« Canossa redux? | Main | Financial Derivatives and the PBGC »

Thursday, May 04, 2006

bepress and SSRN: Part II

Yesterday I posted some thoughts about the usage of SSRN and Berkeley Electronic Press (aka bepress) in the legal academy.  Specifically I wondered why my bepress stats seemed higher than my SSRN ones, and whether use of bepress' Expresso service had caused any of the difference, when it seemed (to me at least) that SSRN was the market leader.  That post drew a helpful comment from Bernie Black, who, in addition to being a guru at U-Texas, is the Managing Director of SSRN.  Bernie wrote:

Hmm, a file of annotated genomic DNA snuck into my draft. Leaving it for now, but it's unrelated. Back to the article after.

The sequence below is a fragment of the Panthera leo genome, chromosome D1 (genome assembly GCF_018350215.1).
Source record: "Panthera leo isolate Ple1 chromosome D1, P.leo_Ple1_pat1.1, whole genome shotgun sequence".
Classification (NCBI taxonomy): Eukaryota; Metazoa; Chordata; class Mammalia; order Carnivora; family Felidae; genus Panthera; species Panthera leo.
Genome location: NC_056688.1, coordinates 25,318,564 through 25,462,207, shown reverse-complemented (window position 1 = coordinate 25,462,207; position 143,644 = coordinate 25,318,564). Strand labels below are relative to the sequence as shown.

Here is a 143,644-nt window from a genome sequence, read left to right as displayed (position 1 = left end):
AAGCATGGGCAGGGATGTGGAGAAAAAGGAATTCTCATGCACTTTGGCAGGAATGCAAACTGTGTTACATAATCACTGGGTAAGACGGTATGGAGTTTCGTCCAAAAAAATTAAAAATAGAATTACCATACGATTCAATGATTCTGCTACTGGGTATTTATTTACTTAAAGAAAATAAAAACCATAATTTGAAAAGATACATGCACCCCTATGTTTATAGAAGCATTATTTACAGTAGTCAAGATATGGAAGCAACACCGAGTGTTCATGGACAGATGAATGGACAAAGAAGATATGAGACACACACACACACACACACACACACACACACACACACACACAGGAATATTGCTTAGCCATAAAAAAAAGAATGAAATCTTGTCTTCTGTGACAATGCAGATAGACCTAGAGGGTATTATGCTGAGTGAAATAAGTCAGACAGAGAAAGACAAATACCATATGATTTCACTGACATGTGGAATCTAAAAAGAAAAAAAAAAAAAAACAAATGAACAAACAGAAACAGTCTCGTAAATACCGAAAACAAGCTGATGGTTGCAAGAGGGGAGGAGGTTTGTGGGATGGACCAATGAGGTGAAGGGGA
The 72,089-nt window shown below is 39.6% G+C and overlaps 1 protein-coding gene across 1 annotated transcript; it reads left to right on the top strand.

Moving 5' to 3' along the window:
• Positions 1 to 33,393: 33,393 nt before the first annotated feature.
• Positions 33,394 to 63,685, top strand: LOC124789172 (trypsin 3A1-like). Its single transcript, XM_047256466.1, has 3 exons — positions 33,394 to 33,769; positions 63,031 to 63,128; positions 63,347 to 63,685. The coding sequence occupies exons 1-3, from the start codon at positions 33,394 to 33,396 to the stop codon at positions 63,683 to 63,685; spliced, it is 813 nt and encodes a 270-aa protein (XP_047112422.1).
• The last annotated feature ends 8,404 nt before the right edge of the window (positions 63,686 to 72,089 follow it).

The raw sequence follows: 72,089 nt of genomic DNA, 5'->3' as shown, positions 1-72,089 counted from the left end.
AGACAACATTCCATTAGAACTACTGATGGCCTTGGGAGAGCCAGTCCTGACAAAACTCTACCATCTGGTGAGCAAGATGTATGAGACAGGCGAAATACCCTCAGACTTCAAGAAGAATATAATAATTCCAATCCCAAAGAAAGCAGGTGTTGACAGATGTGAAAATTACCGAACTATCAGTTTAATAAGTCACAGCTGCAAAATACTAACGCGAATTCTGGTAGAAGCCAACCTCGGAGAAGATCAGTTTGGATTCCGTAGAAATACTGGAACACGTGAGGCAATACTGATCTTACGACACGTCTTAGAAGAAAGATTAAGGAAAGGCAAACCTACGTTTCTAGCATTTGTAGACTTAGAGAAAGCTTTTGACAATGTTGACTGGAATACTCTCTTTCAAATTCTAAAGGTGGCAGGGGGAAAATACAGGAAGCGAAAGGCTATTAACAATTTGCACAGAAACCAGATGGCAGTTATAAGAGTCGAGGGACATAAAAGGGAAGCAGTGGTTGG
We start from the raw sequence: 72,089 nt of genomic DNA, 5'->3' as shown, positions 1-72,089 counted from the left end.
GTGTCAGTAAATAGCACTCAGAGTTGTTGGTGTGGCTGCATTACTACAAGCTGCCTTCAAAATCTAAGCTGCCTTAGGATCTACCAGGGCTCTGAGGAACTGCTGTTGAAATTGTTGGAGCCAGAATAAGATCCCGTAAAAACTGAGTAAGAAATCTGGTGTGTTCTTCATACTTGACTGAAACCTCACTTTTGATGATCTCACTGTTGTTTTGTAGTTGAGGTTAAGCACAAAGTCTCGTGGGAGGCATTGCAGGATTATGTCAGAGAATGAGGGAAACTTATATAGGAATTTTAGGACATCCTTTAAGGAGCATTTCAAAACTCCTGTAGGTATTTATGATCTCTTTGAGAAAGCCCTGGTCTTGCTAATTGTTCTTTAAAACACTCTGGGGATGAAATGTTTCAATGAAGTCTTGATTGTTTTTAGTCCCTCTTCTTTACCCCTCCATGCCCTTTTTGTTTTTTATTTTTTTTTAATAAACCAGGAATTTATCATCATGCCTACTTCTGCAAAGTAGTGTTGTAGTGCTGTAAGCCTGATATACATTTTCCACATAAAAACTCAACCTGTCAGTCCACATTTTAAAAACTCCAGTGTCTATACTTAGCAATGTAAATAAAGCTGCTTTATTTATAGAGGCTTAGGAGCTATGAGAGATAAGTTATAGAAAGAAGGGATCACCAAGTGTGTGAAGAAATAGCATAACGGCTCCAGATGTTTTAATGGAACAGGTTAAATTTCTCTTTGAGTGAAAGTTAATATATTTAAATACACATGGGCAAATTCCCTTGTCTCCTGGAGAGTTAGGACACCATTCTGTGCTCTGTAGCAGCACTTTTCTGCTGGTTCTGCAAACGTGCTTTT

(On behalf of SSRN): SSRN takes great care to ensure that paper downloads are an accurate measure of reader interest in an author's work. First, we ensure that only informed decisions to view a full text of a particular paper, rather than uninformed explorations triggered by a catchy or vague title, count as a download. Every download starts with a reader visiting the paper's "abstract page". Only readers who still want the paper, after seeing the abstract, can download the paper. In general, only one out of three abstract views result in a download. This ratio would be lower if we include views of the title or abstract through our email abstracting journals. Second, we do our best not to count multiple downloads of the same paper by the same person nor machine or "robot" downloads of a large number of papers. If SSRN permitted a single click to download using a link from another source, such as a search engine or a blog), and mechanically counted all downloads, this would likely inflate our download counts by a factor of five or more and, degrade their quality as a signal of paper quality.